Nobody likes paying taxes. Yet, they are necessary to fund government services all of us use.
So when taxes are imposed they should be reasonable and applied equally.
That's not happening with the federal tobacco tax.
The Wall Street Journal reported several U.S. tobacco retailers are selling deeply discounted roll-your-own-cigarettes made with "pipe tobacco." Federal excise tax on pipe tobacco is $2.83 a pound, compared with $24.78 a pound for rolling tobacco. The rolling tobacco tax was raised by Congress in 2009 to help finance the expansion of a children's health-insurance program.
The Journal reported that about 150 tobacco outlets are using high-speed roll-your-own machines that produce a carton of cigarettes in eight minutes. The end result is the price of a carton of cigarette is cut in half.
"These machines raise a number of questions," said David Rienzo, an assistant attorney general in New Hampshire, which has sued several roll-your-own retailers alleging they are acting as cigarette manufacturers and should therefore pay applicable fees.
The cigarette makers who follow the spirit of the law are getting cheated and so, too, are taxpayers who are paying their fair share.
"We are complying with the law, but some companies are not doing so in order to gain an unfair advantage," said Ron Bernstein, chief executive of Liggett Vector Brands Inc., a unit of Vector Group Ltd., the fifth-largest U.S. cigarette maker by sales.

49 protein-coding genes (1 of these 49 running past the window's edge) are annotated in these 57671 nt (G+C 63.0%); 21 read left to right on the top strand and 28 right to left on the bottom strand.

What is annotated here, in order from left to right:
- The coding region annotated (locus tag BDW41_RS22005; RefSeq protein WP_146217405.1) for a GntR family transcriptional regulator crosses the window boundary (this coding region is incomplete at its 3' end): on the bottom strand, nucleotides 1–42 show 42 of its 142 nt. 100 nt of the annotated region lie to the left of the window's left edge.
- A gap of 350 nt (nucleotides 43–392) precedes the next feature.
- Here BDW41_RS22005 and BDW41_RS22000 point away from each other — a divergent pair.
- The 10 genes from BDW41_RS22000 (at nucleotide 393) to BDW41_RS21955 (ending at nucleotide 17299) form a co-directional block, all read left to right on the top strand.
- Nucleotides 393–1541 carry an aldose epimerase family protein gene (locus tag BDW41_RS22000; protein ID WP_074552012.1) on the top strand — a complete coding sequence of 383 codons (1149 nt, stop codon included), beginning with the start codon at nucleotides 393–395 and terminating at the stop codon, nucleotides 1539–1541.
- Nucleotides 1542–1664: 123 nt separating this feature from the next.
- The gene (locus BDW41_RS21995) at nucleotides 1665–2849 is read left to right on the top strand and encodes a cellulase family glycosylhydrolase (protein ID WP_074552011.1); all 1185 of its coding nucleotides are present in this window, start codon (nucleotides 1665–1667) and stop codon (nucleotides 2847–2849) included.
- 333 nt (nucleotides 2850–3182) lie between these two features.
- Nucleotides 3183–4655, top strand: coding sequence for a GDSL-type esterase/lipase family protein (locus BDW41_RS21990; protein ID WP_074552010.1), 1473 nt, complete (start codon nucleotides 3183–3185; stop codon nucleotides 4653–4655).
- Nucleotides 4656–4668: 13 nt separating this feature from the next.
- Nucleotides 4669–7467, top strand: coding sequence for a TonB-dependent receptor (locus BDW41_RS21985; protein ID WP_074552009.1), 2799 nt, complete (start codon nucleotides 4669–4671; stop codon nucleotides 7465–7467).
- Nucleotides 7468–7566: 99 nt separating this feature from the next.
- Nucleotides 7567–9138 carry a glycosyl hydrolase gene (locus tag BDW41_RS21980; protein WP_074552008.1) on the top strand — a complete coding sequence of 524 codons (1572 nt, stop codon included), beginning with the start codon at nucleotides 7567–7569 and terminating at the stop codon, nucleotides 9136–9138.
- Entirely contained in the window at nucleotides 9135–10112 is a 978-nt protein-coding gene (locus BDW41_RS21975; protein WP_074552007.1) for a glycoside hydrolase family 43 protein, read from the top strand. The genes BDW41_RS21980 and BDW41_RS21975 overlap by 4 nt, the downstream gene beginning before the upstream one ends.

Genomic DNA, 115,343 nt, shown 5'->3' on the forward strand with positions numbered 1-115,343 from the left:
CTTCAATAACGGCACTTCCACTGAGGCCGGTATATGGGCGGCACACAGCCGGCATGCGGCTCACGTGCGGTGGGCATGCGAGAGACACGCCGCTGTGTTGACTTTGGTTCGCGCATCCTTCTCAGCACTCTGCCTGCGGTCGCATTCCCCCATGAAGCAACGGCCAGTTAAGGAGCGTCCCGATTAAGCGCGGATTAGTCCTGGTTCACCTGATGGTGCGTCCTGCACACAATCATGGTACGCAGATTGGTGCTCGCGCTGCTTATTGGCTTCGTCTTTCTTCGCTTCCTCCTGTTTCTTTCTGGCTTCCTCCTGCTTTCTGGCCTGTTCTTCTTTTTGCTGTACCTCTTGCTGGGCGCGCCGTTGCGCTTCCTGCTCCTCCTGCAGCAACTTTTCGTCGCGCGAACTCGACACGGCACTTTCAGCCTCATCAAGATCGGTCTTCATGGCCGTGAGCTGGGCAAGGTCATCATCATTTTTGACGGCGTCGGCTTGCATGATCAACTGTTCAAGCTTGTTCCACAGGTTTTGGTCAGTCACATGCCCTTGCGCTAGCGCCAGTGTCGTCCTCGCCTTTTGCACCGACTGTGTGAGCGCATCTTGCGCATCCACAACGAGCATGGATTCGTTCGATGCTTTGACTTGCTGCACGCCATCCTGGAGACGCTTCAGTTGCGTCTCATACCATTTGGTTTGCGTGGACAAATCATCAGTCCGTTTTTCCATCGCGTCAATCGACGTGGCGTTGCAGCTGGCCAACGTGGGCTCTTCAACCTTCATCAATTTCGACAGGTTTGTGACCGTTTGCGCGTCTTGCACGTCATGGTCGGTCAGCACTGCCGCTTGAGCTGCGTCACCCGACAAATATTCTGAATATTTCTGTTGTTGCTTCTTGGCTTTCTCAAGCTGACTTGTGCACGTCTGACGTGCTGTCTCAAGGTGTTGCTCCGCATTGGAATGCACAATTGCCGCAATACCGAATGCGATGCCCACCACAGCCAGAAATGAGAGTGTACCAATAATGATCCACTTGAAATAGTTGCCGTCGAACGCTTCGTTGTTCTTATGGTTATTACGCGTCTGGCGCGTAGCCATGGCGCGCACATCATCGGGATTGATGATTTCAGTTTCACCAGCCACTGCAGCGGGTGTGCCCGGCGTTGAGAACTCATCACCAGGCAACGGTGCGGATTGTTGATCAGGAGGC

Since the tax on rolling tobacco increased 14 months ago, the Journal reported, the volume of pipe tobacco sold in the U.S. has more than tripled to roughly 21 million pounds. During the same period rolling tobacco sales volume has dropped about 60 percent.
It's obvious some are taking unfair advantage. Action must be taken to close the loophole. And it needs to be done quickly.
This unfair tax situation will only grow.
Yet, the U.S. Treasury's tobacco-tax bureau says it will take months to clarify the distinction between pipe tobacco and rolling tobacco. This issue should be put on the fast track.
Ultimately this is an issue Congress must revisit, sooner rather than later.
Federal tobacco taxes must be applied equally.